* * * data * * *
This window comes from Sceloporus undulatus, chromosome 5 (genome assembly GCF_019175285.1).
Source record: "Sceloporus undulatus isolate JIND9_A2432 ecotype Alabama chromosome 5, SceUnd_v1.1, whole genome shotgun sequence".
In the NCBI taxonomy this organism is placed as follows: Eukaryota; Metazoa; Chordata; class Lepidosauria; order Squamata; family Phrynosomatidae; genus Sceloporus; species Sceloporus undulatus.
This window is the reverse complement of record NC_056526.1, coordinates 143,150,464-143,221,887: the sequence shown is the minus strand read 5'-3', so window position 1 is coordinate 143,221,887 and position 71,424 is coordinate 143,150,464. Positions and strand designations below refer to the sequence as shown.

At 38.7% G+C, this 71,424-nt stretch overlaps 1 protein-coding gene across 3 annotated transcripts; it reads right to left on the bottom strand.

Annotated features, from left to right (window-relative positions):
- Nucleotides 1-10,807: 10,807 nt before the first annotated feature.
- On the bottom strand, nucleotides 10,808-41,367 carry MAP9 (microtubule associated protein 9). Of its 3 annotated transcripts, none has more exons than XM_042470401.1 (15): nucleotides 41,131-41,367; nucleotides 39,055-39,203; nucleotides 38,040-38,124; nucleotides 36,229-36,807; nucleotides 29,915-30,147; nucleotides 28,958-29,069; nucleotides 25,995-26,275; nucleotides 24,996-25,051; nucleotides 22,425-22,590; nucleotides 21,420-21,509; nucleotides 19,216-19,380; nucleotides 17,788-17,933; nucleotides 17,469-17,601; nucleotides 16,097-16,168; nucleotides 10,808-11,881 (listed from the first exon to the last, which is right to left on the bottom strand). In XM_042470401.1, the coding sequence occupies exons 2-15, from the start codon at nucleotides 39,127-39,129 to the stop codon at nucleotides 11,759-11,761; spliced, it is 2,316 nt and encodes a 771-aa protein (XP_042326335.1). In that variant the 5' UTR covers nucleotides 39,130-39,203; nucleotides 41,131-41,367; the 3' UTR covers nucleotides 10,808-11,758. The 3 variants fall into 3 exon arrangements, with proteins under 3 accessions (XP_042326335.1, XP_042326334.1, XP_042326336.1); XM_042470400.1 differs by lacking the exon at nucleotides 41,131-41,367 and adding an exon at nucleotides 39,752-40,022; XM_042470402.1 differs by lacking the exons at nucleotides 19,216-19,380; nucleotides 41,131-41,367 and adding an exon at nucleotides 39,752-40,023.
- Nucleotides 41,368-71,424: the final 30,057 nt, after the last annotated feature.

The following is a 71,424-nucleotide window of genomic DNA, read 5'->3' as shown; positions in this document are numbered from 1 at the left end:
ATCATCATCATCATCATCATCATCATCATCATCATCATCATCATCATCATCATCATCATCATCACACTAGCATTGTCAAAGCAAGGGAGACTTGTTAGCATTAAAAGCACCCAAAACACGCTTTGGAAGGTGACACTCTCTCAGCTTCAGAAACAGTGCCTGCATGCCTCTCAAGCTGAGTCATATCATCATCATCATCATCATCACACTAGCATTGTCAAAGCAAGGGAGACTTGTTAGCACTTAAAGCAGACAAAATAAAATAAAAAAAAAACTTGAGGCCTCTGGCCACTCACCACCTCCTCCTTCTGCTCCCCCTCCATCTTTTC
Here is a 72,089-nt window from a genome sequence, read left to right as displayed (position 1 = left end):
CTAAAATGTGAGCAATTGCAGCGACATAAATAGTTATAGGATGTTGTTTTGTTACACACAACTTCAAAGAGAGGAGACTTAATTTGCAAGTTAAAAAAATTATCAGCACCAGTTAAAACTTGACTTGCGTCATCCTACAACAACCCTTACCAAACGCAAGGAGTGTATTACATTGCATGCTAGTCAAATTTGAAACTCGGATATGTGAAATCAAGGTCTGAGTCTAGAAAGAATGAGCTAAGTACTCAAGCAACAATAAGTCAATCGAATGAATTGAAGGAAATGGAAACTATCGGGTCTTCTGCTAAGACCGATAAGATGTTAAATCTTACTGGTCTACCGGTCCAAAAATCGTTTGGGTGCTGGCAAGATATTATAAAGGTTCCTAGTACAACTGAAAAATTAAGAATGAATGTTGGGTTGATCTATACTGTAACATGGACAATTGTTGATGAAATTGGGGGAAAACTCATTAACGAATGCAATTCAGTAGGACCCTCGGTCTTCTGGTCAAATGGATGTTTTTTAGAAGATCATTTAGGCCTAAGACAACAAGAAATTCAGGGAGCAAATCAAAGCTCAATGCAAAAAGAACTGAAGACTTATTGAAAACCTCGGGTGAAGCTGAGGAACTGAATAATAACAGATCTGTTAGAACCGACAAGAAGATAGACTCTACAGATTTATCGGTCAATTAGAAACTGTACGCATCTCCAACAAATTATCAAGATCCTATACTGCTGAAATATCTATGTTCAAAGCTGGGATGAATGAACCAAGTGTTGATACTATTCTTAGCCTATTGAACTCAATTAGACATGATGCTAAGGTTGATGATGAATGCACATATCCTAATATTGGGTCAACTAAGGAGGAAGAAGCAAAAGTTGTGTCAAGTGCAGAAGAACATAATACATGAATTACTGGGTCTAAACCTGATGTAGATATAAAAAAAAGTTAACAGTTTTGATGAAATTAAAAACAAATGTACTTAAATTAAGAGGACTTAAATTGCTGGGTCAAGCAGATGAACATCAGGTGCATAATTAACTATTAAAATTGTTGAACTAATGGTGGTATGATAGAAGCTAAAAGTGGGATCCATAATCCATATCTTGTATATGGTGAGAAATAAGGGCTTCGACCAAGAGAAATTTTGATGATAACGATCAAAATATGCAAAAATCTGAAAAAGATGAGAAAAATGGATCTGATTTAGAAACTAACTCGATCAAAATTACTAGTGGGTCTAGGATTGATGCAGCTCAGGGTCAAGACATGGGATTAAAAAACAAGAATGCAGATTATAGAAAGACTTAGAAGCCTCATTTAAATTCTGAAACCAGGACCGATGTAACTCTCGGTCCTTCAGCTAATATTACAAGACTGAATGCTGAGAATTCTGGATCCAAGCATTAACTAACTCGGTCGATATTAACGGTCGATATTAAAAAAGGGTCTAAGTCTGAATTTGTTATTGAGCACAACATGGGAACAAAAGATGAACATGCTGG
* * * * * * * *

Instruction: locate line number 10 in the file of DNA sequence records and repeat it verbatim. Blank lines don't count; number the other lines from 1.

The following is a 71,424-nucleotide window of genomic DNA, read 5'->3' as shown; positions in this document are numbered from 1 at the left end: